October 16, 2009, marks the sesquicentennial of the attack by John Brown and his forces on the federal arsenal at Harpers Ferry, West Virginia. The attack itself was carried out by nineteen men, while three remained as a rear guard. Brown was captured, executed, and buried—along with ten men who died as a result of the attack, including one of his sons—at his farmstead in North Elba in the Adirondack Mountains of New York. His burial was within the African American community in which he had lived for a time, Timbuctoo.
Over the years, Brown has been eulogized by Frederick Douglass, Walt Whitman, W. E. B. Du Bois (who wrote, “Has John Brown no message—no legacy then, to the twentieth century? He has, and it is this great word: the cost of liberty is less than the cost of repression.”), the poet Muriel Rukeyser, and Malcolm X (who wrote, “if you are for me…then you have to be willing to do as old John Brown did”), among others.
But perhaps his lasting legacy is found in his own words, delivered moments before his hanging: “Now, if it is deemed necessary that I should forfeit my life, for the furtherance of the ends of justice, and MINGLE MY BLOOD FURTHER WITH THE BLOOD OF MY CHILDREN, and with the blood of millions in this Slave country, whose rights are disregarded by wicked, cruel, and unjust enactments—I say LET IT BE DONE.”
I dreamed I saw John Brown last night.
No surprise. The old man is still very much with us. What some saw as his madness, and others as his martyrdom, is still discussed and debated, celebrated and vilified in scores of new articles and books every year. Save perhaps for Lincoln, no American of his day has had more words thrown at him than Old Captain John Brown: the scourge of white supremacy.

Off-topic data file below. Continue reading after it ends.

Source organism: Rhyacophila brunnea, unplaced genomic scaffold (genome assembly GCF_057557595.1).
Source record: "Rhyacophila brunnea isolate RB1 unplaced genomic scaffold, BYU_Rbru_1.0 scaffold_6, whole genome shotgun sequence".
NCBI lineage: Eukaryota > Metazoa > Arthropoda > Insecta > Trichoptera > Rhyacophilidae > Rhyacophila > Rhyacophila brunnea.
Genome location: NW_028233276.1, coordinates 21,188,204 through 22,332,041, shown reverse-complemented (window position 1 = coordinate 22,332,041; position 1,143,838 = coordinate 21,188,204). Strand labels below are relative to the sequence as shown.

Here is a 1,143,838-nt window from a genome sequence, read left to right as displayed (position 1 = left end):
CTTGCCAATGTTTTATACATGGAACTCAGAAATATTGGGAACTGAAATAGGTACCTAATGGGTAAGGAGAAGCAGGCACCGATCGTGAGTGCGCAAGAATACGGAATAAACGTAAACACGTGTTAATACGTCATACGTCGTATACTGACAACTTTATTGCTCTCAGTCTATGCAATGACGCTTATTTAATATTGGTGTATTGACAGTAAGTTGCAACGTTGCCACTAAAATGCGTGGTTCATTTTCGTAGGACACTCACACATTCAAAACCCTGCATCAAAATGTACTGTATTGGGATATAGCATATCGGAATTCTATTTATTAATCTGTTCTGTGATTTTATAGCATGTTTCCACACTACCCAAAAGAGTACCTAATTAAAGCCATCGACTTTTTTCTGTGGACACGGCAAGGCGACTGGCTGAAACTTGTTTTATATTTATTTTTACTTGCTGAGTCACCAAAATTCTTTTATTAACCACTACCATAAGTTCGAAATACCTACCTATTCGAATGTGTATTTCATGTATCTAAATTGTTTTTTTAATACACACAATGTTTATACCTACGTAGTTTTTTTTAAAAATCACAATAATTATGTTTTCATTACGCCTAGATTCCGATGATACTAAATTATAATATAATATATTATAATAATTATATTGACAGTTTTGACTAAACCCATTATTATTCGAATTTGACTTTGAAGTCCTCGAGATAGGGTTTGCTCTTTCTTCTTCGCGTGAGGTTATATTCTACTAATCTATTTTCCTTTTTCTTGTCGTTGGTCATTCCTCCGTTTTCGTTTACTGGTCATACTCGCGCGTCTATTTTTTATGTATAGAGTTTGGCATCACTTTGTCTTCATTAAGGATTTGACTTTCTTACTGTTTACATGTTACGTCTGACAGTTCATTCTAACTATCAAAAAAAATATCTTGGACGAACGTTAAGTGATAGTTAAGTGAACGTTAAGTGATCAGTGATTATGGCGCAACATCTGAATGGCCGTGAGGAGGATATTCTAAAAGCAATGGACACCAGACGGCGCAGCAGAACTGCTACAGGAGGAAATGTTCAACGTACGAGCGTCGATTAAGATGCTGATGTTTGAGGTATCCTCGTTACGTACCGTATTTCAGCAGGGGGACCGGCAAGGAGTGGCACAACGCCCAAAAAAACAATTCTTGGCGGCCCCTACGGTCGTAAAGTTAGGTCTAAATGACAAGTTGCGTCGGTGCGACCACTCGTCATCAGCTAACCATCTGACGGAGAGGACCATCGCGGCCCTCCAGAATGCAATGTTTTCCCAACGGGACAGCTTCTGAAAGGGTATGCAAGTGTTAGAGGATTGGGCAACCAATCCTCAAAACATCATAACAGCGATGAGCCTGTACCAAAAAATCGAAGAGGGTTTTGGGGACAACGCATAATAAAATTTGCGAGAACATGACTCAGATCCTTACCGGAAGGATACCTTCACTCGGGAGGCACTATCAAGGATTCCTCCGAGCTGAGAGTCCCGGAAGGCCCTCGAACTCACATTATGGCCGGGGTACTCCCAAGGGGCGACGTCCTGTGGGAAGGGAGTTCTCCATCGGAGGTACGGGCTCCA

Abolition was the great cause of his day. Brown was an abolitionist with a difference. He saw to the heart of the matter: that slavery was war, the war of one portion of humanity against another. Unlike many in the Abolitionist movement, he regarded the humanity of Africans as a given; it was the humanity of the white race that was in question.
Brown wasn’t big on democracy. Or compromise. The federal government was in a contortionist mode those days, trying to accommodate both slavery and expansion, but Brown wasn’t a bender. He wasn’t good at seeing both sides, but he could spot the hinges of history.
Kansas was one.
He carried arms to the new territory, which was under siege by southern “Border Ruffians,” determined to make Kansas a slave state with a campaign of murder and arson. The town of Lawrence was sacked and burned, and the free-staters intimidated, until a single cold-blooded night of terror—five “ruffians” pulled from their beds and put to the sword—gave the Southerners pause and the free-staters heart.
Brown neither claimed nor denied the bloodshed in the Swamp of the Swan, but both sides knew who had done it. It horrified many but brought others to his side. The men who sought the old man out were the best of their day: dreamers perhaps, idealists for sure, but men with grit.
Mounted and armed, Brown’s guerrilla band defeated or held off forces many times their size at Osawatomie and Black Jack. They even conducted cross-border raids into slave Missouri to carry off slaves and smuggle them to Canada. Tubman had done this in silence and secrecy. Brown and his men (who included his sons) did it on horseback with Army colts, frontier style.